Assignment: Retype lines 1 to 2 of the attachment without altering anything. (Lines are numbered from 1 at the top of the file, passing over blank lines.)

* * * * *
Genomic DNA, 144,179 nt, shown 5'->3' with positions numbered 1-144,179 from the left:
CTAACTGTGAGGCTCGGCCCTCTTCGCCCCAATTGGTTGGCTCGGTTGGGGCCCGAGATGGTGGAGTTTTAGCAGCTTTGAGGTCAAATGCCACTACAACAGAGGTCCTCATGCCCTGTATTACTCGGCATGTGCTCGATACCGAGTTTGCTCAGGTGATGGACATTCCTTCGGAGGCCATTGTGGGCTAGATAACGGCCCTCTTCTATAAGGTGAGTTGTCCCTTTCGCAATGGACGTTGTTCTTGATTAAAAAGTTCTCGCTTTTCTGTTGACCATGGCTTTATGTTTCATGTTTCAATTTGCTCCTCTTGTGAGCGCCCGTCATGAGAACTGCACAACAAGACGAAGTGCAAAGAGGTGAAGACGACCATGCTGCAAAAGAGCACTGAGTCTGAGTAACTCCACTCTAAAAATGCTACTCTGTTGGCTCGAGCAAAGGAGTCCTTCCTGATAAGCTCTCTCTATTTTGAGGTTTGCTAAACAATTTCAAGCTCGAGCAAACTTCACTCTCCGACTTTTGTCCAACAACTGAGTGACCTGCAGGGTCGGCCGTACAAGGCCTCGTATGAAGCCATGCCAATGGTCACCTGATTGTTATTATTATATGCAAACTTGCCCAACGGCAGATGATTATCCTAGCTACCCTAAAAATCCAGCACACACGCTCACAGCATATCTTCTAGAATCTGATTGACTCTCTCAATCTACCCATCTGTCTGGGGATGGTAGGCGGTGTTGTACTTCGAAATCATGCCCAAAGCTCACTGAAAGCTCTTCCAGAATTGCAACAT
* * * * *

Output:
Genomic DNA, 144,179 nt, shown 5'->3' with positions numbered 1-144,179 from the left:
CTAACTGTGAGGCTCGGCCCTCTTCGCCCCAATTGGTTGGCTCGGTTGGGGCCCGAGATGGTGGAGTTTTAGCAGCTTTGAGGTCAAATGCCACTACAACAGAGGTCCTCATGCCCTGTATTACTCGGCATGTGCTCGATACCGAGTTTGCTCAGGTGATGGACATTCCTTCGGAGGCCATTGTGGGCTAGATAACGGCCCTCTTCTATAAGGTGAGTTGTCCCTTTCGCAATGGACGTTGTTCTTGATTAAAAAGTTCTCGCTTTTCTGTTGACCATGGCTTTATGTTTCATGTTTCAATTTGCTCCTCTTGTGAGCGCCCGTCATGAGAACTGCACAACAAGACGAAGTGCAAAGAGGTGAAGACGACCATGCTGCAAAAGAGCACTGAGTCTGAGTAACTCCACTCTAAAAATGCTACTCTGTTGGCTCGAGCAAAGGAGTCCTTCCTGATAAGCTCTCTCTATTTTGAGGTTTGCTAAACAATTTCAAGCTCGAGCAAACTTCACTCTCCGACTTTTGTCCAACAACTGAGTGACCTGCAGGGTCGGCCGTACAAGGCCTCGTATGAAGCCATGCCAATGGTCACCTGATTGTTATTATTATATGCAAACTTGCCCAACGGCAGATGATTATCCTAGCTACCCTAAAAATCCAGCACACACGCTCACAGCATATCTTCTAGAATCTGATTGACTCTCTCAATCTACCCATCTGTCTGGGGATGGTAGGCGGTGTTGTACTTCGAAATCATGCCCAAAGCTCACTGAAAGCTCTTCCAGAATTGCAACAT